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The North Wind is an independent student publication serving the Northern Michigan University community. It is partially funded by the Student Activity Fee. The North Wind digital paper is published daily during the fall and winter semesters except on university holidays and during exam weeks. The North Wind Board of Directors is composed of representatives of the student body, faculty, administration and area media.

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Amelia KashianFebruary 22, 2024

NMU technology leaves Macs behind

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Art and design majors, like myself, are considered to be the computer privileged on this campus. We are provided by NMU with a MacBook that has a valuable host of software installed on it. And although it catches me some jabs from my non-art and design co-workers, I love my computer.

But this semester, it seems that Northern is having a few problems accommodating those of us who have MacBooks.

When NMU tested the much-hyped emergency alert system, I was quite prepared to have my computer screen be overtaken with a warning while I sat in class. The time for the alert came and passed, and not one thing popped up. Oddly enough, warnings appeared on both my cell phone and in my e-mail. Confused, I just figured that it wasn’t working how it was intended, and I promptly forgot about it.

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That was until I arrived at the North Wind office and found out from some colleagues that in fact, the emergency alert system was not designed to work on Macintosh computers. Needless to say, I was pretty shocked to discover that a program designed to safeguard students in the event of an emergency on campus didn’t work on the computers provided to art and design students. And those art and design student compose the largest major on campus this semester with 617 students.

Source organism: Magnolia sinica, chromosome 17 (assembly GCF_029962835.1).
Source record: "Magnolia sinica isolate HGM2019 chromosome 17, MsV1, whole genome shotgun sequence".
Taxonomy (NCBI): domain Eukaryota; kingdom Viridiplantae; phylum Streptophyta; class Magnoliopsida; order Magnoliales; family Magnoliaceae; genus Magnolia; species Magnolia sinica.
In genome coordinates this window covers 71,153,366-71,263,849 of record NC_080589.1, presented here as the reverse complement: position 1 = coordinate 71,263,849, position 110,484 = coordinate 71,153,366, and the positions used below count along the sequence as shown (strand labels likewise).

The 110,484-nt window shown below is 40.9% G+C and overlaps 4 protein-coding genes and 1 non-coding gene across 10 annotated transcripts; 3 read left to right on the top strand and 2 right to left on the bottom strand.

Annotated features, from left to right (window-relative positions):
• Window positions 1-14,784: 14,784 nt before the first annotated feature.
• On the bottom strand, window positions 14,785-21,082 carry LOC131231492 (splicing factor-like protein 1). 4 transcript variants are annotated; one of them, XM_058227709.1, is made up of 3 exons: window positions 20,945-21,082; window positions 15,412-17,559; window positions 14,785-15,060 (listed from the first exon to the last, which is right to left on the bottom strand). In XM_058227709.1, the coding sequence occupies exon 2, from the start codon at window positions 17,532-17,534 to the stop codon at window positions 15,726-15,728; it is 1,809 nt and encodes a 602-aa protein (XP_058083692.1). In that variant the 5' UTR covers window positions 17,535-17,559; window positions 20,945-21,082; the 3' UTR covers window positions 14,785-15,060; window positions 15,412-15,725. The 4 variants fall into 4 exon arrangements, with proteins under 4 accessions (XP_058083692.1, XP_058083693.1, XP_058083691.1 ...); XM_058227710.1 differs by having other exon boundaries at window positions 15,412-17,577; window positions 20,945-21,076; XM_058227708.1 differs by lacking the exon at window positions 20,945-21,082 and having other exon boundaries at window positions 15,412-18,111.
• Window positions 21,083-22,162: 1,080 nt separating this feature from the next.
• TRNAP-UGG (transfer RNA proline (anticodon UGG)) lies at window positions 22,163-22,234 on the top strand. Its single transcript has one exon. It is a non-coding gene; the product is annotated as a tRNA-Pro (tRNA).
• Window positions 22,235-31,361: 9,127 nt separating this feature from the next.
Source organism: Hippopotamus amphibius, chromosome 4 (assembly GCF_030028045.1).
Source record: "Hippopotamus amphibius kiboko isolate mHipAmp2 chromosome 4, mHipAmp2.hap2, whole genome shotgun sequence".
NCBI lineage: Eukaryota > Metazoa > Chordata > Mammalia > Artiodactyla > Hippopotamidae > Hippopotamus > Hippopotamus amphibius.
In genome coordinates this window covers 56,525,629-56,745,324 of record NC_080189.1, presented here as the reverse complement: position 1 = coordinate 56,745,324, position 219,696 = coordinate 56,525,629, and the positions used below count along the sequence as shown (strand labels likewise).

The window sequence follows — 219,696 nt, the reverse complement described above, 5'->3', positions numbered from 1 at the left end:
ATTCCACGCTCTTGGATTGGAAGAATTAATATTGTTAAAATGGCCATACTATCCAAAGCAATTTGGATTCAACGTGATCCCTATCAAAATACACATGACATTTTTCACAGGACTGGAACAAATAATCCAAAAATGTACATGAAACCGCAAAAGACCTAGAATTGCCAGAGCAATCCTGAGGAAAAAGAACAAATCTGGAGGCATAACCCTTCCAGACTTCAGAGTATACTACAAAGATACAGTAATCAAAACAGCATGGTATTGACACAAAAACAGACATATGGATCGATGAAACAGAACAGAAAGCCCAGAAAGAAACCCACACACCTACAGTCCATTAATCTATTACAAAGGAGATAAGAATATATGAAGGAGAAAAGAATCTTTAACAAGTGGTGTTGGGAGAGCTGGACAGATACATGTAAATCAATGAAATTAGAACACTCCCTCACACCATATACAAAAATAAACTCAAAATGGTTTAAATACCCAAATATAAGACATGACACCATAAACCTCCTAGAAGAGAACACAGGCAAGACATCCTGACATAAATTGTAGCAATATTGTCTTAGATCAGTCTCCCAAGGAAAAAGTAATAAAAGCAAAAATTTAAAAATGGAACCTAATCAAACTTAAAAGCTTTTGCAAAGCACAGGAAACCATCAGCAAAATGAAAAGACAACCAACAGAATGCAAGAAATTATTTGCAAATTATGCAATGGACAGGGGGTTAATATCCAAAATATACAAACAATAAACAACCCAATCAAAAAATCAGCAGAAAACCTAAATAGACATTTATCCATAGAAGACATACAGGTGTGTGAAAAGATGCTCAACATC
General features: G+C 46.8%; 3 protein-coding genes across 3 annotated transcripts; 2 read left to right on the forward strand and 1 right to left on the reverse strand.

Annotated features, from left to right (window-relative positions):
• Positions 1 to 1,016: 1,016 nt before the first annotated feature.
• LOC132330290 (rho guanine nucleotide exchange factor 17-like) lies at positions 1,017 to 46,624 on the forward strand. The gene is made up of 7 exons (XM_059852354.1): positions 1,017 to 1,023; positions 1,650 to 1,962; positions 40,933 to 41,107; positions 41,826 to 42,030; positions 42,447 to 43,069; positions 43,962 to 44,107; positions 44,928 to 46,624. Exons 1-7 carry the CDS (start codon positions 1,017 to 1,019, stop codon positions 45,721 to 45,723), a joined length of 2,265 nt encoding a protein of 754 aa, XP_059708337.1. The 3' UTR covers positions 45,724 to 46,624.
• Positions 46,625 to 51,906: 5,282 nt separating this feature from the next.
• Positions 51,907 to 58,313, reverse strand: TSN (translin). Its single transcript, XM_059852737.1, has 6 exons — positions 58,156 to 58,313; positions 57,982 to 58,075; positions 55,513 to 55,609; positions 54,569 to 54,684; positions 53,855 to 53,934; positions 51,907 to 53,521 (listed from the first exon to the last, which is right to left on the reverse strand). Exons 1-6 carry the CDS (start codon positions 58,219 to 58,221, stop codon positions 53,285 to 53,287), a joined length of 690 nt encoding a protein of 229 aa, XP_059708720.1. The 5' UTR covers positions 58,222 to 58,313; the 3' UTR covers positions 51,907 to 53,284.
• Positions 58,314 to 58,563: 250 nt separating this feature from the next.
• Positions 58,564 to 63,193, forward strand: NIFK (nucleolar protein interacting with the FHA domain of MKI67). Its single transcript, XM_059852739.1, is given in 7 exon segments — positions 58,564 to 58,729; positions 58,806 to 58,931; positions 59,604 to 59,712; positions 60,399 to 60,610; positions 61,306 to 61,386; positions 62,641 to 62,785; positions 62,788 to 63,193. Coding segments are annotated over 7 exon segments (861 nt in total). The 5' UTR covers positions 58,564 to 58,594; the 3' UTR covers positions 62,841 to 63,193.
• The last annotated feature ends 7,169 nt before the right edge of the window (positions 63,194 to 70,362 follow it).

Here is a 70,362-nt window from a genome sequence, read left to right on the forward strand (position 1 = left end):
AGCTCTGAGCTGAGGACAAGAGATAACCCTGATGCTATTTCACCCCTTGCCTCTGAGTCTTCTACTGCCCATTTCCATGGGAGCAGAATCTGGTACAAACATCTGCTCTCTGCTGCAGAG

The MacBooks issued to students next fall will be equipped with a program that will allow the emergency alert system to work. And while I understand that the university had to create a different program specially for the Macintosh operating system, I see it as a huge oversight that it was not created in conjunction with the original program created for the IBM ThinkPad.

I was also excited when I heard that NMU was planning to increase the size of the wireless network to include the entire city of Marquette next fall. This is, without a doubt, a valuable resource for every student. With the university provided laptop computer and access to wireless Internet anywhere in the area, coursework can be done in any venue. This is especially relevant for some art and design majors, as a lot of the computer programs cannot be used without an Internet connection.

I salivated over the fact that I would no longer have to shell out too much money every month for Internet service that only occasionally functioned like it was supposed to.

My excitement quickly faded, and once again, my hopes were dashed because I have a MacBook.

WiMax, which will be the new type of Internet connection, is not yet compatible with the Macintosh operating system. Not only that, but there are no foreseeable plans from Macintosh that suggest the MacBooks might one day be compatible with WiMax.

This means that most students, who have ThinkPads, could take advantage of the new system, while I, on the other hand, could not. Although Northern is willing to extend its wireless network to the entire community, it is not willing to supply MacBook users with an alternative.

Northern prides itself on its laptop program and the access to technology it provides to all students. And I know that the majority of students at Northern do not have MacBooks, but NMU can afford to make a few more allowances for those who do.

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